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Minimize Food Miles With a Little G.I.Y.

Jul 28, 2022

Minimize Food Miles With a Little G.I.Y.

We’ve been hearing about “food miles” for a while now. It’s defined as the distance food is transported from where it is made or grown until it reaches your table. Food miles are one factor used when determining the environmental impact of food.

Food miles have been in the news again lately with a recently released study from some Australian researchers. They found that food-miles may produce up to seven times more emissions than we originally thought, making transportation responsible for almost 20 percent of total food system emissions. And when we think about fresh fruits and veggies, it’s even worse. They require temperature-controlled transportation, which increases emissions even more.

The G.I.Y. Movement

The answer is not to stop eating healthy fruits and veggies but rather, to look for opportunities to source them a little closer to home. We already talked about Farmers’ Markets in an earlier post as a good way to find great local produce and support nearby farmers. But another option is G.I.Y. or grow-it-yourself.

You don’t have to be a farmer or horticulturist to grow delicious vegetables, herbs and fruits in your yard, on your patio or even at a plot at a local community garden. Even without a green thumb, you might be surprised how easy is it to grow some tomatoes, berries, basil, sugar snap peas, rosemary and even lettuce.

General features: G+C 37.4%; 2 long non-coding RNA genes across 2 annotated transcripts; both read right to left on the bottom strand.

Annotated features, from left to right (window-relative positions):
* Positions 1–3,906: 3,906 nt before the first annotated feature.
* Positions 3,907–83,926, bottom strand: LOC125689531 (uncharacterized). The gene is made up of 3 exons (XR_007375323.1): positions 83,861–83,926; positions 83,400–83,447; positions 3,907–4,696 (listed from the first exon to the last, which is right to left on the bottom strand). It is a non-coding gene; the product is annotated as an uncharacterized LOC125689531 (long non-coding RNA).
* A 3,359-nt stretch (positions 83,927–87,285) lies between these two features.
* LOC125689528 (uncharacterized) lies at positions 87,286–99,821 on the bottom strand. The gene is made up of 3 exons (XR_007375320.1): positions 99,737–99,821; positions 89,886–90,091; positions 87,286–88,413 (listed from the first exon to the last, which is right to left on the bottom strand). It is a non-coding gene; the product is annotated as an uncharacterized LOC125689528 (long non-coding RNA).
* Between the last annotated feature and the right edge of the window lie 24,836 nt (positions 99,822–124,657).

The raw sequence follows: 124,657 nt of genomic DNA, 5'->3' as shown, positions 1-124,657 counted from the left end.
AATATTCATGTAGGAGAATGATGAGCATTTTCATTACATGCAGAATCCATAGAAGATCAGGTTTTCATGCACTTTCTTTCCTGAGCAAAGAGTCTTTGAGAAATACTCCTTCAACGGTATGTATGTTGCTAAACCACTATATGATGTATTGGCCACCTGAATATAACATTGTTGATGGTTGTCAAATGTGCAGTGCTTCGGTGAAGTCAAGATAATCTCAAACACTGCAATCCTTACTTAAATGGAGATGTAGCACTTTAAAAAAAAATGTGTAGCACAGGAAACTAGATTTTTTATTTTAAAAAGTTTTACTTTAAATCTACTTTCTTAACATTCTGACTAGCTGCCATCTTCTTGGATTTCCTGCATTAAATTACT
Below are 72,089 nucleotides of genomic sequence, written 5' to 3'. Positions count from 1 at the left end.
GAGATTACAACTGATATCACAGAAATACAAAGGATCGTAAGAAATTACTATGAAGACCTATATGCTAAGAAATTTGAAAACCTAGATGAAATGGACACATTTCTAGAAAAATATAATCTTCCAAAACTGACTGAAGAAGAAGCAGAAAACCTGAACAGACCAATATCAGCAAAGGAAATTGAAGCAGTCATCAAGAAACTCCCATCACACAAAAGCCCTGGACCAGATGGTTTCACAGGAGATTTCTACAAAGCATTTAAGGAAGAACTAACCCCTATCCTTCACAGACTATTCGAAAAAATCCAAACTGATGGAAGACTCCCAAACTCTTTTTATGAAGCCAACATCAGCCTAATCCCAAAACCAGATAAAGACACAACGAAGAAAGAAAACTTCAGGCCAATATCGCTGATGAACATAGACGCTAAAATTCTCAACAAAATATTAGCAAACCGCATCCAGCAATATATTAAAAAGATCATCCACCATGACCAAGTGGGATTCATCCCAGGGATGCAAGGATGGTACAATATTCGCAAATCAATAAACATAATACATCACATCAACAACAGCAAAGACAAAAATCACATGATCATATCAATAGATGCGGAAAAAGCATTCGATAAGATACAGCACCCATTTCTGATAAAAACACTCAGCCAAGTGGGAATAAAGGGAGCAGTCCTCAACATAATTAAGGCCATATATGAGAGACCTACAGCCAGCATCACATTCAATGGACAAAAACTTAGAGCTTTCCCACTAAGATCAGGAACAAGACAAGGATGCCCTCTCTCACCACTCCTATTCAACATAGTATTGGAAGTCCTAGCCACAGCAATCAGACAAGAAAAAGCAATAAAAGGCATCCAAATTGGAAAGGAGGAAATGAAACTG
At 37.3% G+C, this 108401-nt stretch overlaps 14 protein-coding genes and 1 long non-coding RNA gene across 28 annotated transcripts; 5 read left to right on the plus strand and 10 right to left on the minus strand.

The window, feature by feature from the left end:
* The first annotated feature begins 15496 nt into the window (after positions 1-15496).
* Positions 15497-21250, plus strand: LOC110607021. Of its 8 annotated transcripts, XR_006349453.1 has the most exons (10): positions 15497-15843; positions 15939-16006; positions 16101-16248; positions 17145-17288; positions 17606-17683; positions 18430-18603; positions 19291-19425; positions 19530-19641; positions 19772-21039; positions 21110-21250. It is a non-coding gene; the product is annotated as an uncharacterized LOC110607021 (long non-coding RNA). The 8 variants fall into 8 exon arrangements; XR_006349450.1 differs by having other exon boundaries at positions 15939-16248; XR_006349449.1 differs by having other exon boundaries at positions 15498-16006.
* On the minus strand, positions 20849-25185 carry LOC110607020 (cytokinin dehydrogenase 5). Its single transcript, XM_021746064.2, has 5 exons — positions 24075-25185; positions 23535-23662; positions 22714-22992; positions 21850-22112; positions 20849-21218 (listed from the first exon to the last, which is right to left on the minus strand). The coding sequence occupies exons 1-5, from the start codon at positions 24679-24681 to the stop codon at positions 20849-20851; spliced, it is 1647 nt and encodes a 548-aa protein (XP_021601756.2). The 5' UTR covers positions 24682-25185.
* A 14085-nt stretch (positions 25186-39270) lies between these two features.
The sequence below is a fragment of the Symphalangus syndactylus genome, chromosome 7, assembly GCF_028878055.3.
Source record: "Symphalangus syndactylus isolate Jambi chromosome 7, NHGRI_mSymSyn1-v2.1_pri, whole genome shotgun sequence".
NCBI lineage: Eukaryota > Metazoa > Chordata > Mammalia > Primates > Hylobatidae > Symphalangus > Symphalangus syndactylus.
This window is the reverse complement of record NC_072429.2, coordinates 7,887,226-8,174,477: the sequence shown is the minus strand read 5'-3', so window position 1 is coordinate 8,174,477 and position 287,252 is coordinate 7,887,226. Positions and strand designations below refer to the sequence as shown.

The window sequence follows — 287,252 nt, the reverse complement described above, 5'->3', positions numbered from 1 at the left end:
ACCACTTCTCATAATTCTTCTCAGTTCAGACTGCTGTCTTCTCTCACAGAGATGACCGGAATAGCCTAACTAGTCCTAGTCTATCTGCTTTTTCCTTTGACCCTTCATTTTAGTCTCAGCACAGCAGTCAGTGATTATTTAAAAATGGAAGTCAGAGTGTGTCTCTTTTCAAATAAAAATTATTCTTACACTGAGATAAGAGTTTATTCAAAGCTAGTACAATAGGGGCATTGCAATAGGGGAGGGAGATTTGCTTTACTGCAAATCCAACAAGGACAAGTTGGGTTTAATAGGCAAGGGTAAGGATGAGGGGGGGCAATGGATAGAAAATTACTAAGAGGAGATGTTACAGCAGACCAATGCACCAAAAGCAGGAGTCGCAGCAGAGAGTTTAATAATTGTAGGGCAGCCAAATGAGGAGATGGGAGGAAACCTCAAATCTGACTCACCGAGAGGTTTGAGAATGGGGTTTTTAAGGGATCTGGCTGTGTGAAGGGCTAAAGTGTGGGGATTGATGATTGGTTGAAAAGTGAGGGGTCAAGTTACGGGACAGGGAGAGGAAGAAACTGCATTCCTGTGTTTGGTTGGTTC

One of the big benefits of grow-it-yourself (in addition to the literally just-picked produce from the pots on your deck!) is that you choose what to grow. We cook a lot of traditional Korean dishes and there are some ingredients we use, like perilla leaf, that are hard to find in a traditional grocery store, so we’ve had luck growing what we need.

How to Start

Of course, the internet is full of sites and videos that can show you how to create a backyard vegetable garden, but you can also check out community groups or even extension offices of state universities which often have classes or experts who can help. Another resource you shouldn’t underestimate is a quick conversation with a neighbor who seems to be able to grow anything or the staff at your local garden center.

If you’re planning to start your garden from seeds, (as opposed to plants that have already started) find out if there is a local seed library nearby. Seed libraries are places community members can get seeds for free or for a nominal fee. Start by asking your local public library if they operate a seed library. Many do.

Make it a family affair

Growing food is also a great way to get the whole family engaged in gardening and thinking about sustainability. Let each member of the family pick out something that they want to grow in the garden and involve them in planting, caring for, and ultimately harvesting the literal fruits of their labor. It’s something the family can do together and it’s a great learning experience for all.

So, get growing. Start that garden or those herb pots on the windowsill. You may be surprised how much you enjoy it.

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